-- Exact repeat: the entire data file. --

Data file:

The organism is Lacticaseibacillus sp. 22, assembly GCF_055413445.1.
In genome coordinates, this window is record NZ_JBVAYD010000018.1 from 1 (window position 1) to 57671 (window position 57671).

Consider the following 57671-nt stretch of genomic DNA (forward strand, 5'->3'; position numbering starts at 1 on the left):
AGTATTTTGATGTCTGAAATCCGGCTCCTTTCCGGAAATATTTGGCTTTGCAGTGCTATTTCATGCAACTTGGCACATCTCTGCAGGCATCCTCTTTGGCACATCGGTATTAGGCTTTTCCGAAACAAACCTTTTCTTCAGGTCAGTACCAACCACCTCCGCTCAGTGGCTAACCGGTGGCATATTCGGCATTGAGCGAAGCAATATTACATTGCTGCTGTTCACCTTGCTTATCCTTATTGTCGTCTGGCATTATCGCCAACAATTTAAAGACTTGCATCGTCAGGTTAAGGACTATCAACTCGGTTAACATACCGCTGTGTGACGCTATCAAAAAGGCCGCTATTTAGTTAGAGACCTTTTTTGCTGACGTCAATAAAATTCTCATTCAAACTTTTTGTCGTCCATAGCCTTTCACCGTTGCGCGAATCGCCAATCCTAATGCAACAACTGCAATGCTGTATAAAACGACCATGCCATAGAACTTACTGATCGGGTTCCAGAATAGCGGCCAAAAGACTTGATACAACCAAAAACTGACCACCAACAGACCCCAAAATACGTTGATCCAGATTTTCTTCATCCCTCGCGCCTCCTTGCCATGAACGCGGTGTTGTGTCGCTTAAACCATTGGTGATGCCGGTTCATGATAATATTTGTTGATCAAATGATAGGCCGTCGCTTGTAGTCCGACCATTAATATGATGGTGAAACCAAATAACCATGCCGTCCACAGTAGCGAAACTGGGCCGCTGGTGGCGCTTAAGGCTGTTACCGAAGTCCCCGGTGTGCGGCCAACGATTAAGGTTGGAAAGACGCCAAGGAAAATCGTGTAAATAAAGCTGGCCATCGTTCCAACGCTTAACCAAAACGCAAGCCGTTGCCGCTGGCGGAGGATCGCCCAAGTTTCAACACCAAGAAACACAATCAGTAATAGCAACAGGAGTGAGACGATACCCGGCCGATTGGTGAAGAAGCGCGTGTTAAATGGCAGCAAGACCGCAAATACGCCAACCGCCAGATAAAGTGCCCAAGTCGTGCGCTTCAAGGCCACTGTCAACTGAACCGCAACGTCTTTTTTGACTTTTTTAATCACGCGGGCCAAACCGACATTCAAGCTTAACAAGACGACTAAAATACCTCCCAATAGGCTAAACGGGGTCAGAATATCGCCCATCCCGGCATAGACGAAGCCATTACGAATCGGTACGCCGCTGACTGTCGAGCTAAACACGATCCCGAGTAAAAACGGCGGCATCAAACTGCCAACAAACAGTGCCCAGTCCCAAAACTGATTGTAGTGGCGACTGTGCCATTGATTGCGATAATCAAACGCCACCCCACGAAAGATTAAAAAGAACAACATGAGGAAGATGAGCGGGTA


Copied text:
The organism is Lacticaseibacillus sp. 22, assembly GCF_055413445.1.
In genome coordinates, this window is record NZ_JBVAYD010000018.1 from 1 (window position 1) to 57671 (window position 57671).

Consider the following 57671-nt stretch of genomic DNA (forward strand, 5'->3'; position numbering starts at 1 on the left):
AGTATTTTGATGTCTGAAATCCGGCTCCTTTCCGGAAATATTTGGCTTTGCAGTGCTATTTCATGCAACTTGGCACATCTCTGCAGGCATCCTCTTTGGCACATCGGTATTAGGCTTTTCCGAAACAAACCTTTTCTTCAGGTCAGTACCAACCACCTCCGCTCAGTGGCTAACCGGTGGCATATTCGGCATTGAGCGAAGCAATATTACATTGCTGCTGTTCACCTTGCTTATCCTTATTGTCGTCTGGCATTATCGCCAACAATTTAAAGACTTGCATCGTCAGGTTAAGGACTATCAACTCGGTTAACATACCGCTGTGTGACGCTATCAAAAAGGCCGCTATTTAGTTAGAGACCTTTTTTGCTGACGTCAATAAAATTCTCATTCAAACTTTTTGTCGTCCATAGCCTTTCACCGTTGCGCGAATCGCCAATCCTAATGCAACAACTGCAATGCTGTATAAAACGACCATGCCATAGAACTTACTGATCGGGTTCCAGAATAGCGGCCAAAAGACTTGATACAACCAAAAACTGACCACCAACAGACCCCAAAATACGTTGATCCAGATTTTCTTCATCCCTCGCGCCTCCTTGCCATGAACGCGGTGTTGTGTCGCTTAAACCATTGGTGATGCCGGTTCATGATAATATTTGTTGATCAAATGATAGGCCGTCGCTTGTAGTCCGACCATTAATATGATGGTGAAACCAAATAACCATGCCGTCCACAGTAGCGAAACTGGGCCGCTGGTGGCGCTTAAGGCTGTTACCGAAGTCCCCGGTGTGCGGCCAACGATTAAGGTTGGAAAGACGCCAAGGAAAATCGTGTAAATAAAGCTGGCCATCGTTCCAACGCTTAACCAAAACGCAAGCCGTTGCCGCTGGCGGAGGATCGCCCAAGTTTCAACACCAAGAAACACAATCAGTAATAGCAACAGGAGTGAGACGATACCCGGCCGATTGGTGAAGAAGCGCGTGTTAAATGGCAGCAAGACCGCAAATACGCCAACCGCCAGATAAAGTGCCCAAGTCGTGCGCTTCAAGGCCACTGTCAACTGAACCGCAACGTCTTTTTTGACTTTTTTAATCACGCGGGCCAAACCGACATTCAAGCTTAACAAGACGACTAAAATACCTCCCAATAGGCTAAACGGGGTCAGAATATCGCCCATCCCGGCATAGACGAAGCCATTACGAATCGGTACGCCGCTGACTGTCGAGCTAAACACGATCCCGAGTAAAAACGGCGGCATCAAACTGCCAACAAACAGTGCCCAGTCCCAAAACTGATTGTAGTGGCGACTGTGCCATTGATTGCGATAATCAAACGCCACCCCACGAAAGATTAAAAAGAACAACATGAGGAAGATGAGCGGGTA